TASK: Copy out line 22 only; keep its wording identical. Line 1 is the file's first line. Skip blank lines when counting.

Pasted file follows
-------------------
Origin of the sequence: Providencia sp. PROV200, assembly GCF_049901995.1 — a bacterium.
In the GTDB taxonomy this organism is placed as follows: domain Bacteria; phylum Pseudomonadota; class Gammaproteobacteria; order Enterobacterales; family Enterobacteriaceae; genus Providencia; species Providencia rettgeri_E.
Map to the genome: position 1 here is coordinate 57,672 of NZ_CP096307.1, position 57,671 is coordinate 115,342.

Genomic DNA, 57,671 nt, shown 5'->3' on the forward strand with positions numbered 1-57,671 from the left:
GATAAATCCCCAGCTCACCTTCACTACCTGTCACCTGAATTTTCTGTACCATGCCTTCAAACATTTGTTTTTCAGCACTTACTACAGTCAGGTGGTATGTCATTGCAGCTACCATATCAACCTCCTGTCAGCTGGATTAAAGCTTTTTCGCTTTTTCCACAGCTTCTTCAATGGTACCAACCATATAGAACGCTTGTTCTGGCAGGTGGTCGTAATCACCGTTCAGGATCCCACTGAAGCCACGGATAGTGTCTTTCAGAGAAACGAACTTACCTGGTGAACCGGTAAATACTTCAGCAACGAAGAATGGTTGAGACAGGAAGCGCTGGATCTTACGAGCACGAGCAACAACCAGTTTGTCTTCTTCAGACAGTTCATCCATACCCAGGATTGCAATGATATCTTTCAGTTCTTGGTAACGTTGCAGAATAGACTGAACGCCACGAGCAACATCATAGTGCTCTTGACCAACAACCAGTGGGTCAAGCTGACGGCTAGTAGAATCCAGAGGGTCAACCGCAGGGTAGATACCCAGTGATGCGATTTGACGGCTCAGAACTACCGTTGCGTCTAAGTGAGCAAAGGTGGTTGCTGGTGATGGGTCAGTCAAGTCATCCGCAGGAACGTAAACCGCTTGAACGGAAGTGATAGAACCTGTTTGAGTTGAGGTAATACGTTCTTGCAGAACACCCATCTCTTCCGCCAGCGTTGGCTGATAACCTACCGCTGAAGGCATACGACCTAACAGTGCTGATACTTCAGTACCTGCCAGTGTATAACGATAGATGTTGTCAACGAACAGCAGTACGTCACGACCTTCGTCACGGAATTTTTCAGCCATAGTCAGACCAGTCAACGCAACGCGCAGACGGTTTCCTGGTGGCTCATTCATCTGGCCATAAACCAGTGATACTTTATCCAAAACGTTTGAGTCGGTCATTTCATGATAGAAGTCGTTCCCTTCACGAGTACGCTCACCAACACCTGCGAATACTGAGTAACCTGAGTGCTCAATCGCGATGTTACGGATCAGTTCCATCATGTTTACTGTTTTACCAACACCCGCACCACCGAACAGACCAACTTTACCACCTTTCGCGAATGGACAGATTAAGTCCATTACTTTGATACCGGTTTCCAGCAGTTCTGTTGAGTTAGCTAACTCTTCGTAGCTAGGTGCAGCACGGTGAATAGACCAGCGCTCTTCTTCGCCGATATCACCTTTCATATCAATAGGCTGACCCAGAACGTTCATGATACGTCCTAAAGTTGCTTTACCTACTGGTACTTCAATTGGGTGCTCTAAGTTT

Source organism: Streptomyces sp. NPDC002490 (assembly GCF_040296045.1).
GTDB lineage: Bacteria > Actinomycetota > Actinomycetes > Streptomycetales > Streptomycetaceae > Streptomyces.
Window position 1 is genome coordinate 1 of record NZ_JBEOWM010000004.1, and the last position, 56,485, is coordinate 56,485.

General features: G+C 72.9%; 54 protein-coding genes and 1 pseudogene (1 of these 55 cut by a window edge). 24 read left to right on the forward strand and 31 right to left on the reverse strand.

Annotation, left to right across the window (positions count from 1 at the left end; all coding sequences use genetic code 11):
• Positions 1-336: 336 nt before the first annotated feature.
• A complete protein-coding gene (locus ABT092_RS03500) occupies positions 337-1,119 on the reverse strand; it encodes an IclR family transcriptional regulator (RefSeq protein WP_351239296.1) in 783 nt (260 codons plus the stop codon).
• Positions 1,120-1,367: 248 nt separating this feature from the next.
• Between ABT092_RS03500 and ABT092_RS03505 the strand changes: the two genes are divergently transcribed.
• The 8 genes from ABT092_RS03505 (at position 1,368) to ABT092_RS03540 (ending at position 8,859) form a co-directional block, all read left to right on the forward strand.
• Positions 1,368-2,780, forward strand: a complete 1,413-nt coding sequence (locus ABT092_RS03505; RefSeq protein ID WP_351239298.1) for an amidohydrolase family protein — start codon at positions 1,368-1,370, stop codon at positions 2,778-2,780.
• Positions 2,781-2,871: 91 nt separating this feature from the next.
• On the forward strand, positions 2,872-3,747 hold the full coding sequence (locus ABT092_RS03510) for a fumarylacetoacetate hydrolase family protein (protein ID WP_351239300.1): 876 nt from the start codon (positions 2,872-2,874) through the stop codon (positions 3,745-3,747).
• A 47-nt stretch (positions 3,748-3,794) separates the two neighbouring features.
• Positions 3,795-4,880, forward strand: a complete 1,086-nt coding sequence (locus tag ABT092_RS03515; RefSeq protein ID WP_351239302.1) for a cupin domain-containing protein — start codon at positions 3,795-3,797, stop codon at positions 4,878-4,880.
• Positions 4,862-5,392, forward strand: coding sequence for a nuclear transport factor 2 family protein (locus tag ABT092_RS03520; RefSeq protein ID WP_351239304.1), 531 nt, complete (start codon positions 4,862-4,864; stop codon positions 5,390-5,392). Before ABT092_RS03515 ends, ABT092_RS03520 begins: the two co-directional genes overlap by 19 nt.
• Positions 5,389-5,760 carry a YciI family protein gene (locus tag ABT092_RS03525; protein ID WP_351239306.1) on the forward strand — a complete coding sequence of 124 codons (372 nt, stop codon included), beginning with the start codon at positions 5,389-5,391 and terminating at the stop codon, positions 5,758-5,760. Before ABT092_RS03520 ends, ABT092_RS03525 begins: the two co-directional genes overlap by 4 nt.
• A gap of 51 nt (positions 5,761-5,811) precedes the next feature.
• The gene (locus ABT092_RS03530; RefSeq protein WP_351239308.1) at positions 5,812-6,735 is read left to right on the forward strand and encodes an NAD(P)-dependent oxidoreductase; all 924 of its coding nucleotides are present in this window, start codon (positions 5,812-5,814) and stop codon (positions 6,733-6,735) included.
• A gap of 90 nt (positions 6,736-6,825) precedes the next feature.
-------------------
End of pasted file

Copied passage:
• Positions 5,389-5,760 carry a YciI family protein gene (locus tag ABT092_RS03525; protein ID WP_351239306.1) on the forward strand — a complete coding sequence of 124 codons (372 nt, stop codon included), beginning with the start codon at positions 5,389-5,391 and terminating at the stop codon, positions 5,758-5,760. Before ABT092_RS03520 ends, ABT092_RS03525 begins: the two co-directional genes overlap by 4 nt.